States Where Seniors Cannot Afford to Live

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The average older American living independently does not have the means to meet basic standards of living, according to a report published by Wider Opportunities for Women (WOW) and the Gerontology Institute at the University of Massachusetts Boston. The report, “Seniors Nationwide Are Nowhere Near Economic Security,” calculates the average income for retirees for each state in the country, as well as their costs of living. While older Americans in some regions are faring better than in others, their costs exceed their income by at least $1,000 per year in every state.

Read: States Where Seniors Cannot Afford to Live

Based on the report, 24/7 Wall St. identified the 10 states with the largest gap between the costs of living and the average elderly income, also known as the economic security gap. In these states, the average independent senior is short at least $6,000 each year. In the worst case, the difference between expenses and income is more than $10,000 annually.

While there are no areas of the country where the cost of living is affordable for seniors, the states in Northeast and Southeast have the biggest problems. According to WOW CEO and President Donna Adkinson, seniors have lower incomes in the Southeast while Northeast states are the most expensive.

Most of the states with the largest disparity between elderly income and expenses have higher costs for all residents and are either in the Northeast or the Pacific. While expenses in these regions are higher than the rest of the country, basic necessities such as health care, food, housing and transportation affect the elderly even more — usually must rely on social security, pensions and noncash benefits to cover their costs.

Rent and mortgage payments are the biggest of these expenses, and the states in the Northeast and West Coast have among the highest home costs. According to Adkinson, “Housing cost is the largest expense for elders, and many retirees with fixed or largely fixed incomes pay for housing in markets driven by workers who are earning incomes adjusted for locally high cost of living.”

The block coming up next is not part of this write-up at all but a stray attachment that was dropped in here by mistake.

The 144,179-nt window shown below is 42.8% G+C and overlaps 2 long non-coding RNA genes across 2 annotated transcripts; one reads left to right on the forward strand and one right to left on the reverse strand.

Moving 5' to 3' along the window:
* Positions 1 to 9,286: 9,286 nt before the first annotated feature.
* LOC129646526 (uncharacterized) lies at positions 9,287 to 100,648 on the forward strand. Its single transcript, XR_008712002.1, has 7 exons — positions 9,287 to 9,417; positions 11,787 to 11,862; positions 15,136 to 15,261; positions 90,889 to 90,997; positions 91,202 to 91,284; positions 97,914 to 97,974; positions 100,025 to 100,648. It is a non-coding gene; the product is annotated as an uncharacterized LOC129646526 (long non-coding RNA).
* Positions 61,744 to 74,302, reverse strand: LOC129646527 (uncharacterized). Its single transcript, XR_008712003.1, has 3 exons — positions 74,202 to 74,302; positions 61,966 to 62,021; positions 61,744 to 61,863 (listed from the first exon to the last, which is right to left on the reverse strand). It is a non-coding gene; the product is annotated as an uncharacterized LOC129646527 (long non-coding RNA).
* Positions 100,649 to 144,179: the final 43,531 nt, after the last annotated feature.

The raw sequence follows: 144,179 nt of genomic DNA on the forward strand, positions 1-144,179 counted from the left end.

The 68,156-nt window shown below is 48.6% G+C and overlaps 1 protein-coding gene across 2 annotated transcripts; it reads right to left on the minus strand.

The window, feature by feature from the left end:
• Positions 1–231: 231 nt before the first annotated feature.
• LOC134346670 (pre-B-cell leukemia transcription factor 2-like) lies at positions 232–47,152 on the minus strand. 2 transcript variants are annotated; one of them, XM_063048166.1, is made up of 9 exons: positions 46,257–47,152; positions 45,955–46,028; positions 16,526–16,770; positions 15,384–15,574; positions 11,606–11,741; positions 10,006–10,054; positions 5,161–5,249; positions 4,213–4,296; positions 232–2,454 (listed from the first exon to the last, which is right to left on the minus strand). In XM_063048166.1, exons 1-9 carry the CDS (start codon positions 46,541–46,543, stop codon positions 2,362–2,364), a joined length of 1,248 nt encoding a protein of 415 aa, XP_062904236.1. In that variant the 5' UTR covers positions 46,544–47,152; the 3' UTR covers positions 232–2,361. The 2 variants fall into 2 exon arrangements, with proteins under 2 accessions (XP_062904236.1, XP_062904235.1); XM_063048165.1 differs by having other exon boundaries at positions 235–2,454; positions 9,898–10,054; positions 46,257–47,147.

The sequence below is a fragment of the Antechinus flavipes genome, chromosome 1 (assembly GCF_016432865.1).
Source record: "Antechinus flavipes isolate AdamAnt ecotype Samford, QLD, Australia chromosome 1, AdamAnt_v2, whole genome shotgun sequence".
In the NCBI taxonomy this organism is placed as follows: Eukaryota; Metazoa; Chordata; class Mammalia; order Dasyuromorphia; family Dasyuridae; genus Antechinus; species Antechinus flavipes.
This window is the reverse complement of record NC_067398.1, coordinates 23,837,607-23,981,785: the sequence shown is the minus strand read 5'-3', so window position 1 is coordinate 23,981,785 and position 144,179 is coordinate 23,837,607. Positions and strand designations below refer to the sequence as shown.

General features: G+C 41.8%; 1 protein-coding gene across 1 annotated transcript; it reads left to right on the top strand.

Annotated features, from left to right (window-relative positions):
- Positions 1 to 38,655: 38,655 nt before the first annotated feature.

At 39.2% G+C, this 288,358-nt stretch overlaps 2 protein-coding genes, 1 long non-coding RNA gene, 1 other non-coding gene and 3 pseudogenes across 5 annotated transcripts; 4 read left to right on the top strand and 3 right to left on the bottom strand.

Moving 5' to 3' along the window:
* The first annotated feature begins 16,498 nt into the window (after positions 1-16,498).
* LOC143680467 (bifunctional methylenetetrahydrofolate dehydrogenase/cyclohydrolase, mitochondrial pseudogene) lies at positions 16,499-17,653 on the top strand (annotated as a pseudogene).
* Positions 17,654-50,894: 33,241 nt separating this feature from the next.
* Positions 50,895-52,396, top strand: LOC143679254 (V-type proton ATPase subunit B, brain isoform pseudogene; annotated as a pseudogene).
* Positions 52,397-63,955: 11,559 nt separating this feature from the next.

Rising health care costs also act as a heavy burden for seniors in these states. Between 2006 and 2009, the price of drugs used by older Americans rose by 26%, according to a report published recently by AARP. With health care costs among their biggest expenses, this increase is particularly hard on seniors. According to the WOW report, the average senior in several states needs to spend more than $400 each month on medication. As evidence of the problem, five of the six states with the most expensive health care for the elderly also have the largest economic security gaps.

Some of the states with the biggest economic security gap for the elderly are in the Southeast, where residents have a lower median income. Four out of the 15 worst states, which include Alabama, Louisiana, Mississippi and Tennessee, have only moderate costs of living. But because older residents in these states have less money, they cannot afford even these relatively low expenses.

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24/7 Wall St. identified the 10 states with the biggest difference between median income for independent senior citizens and the amount WOW’s Economic Security Database estimates they need to meet a basic standard of living in their state. To identify the biggest cost drivers for these elderly residents, 24/7 Wall St. used the Economic Security Database’s Elder Index to calculate expenses by state for a single, renting, independent person over 65.

These are the 10 states where seniors cannot afford to live.